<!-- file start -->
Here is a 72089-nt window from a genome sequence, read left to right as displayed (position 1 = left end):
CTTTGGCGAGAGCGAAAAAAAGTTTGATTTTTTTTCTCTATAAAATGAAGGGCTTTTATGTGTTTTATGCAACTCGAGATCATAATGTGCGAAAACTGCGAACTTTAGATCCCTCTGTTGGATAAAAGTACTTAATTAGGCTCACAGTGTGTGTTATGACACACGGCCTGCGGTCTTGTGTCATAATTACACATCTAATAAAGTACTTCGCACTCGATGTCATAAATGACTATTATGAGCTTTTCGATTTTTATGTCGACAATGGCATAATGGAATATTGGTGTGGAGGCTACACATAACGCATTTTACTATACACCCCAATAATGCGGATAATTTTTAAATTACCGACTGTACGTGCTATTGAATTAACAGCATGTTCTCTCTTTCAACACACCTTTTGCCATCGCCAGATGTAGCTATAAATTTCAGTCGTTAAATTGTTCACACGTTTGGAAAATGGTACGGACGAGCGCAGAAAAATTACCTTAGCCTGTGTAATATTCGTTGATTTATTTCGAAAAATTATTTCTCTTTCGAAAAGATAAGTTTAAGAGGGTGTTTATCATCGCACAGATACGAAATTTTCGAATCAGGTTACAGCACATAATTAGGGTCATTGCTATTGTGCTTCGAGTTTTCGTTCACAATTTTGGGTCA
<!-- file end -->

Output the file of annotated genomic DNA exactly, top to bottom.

Here is a 72089-nt window from a genome sequence, read left to right as displayed (position 1 = left end):
CTTTGGCGAGAGCGAAAAAAAGTTTGATTTTTTTTCTCTATAAAATGAAGGGCTTTTATGTGTTTTATGCAACTCGAGATCATAATGTGCGAAAACTGCGAACTTTAGATCCCTCTGTTGGATAAAAGTACTTAATTAGGCTCACAGTGTGTGTTATGACACACGGCCTGCGGTCTTGTGTCATAATTACACATCTAATAAAGTACTTCGCACTCGATGTCATAAATGACTATTATGAGCTTTTCGATTTTTATGTCGACAATGGCATAATGGAATATTGGTGTGGAGGCTACACATAACGCATTTTACTATACACCCCAATAATGCGGATAATTTTTAAATTACCGACTGTACGTGCTATTGAATTAACAGCATGTTCTCTCTTTCAACACACCTTTTGCCATCGCCAGATGTAGCTATAAATTTCAGTCGTTAAATTGTTCACACGTTTGGAAAATGGTACGGACGAGCGCAGAAAAATTACCTTAGCCTGTGTAATATTCGTTGATTTATTTCGAAAAATTATTTCTCTTTCGAAAAGATAAGTTTAAGAGGGTGTTTATCATCGCACAGATACGAAATTTTCGAATCAGGTTACAGCACATAATTAGGGTCATTGCTATTGTGCTTCGAGTTTTCGTTCACAATTTTGGGTCA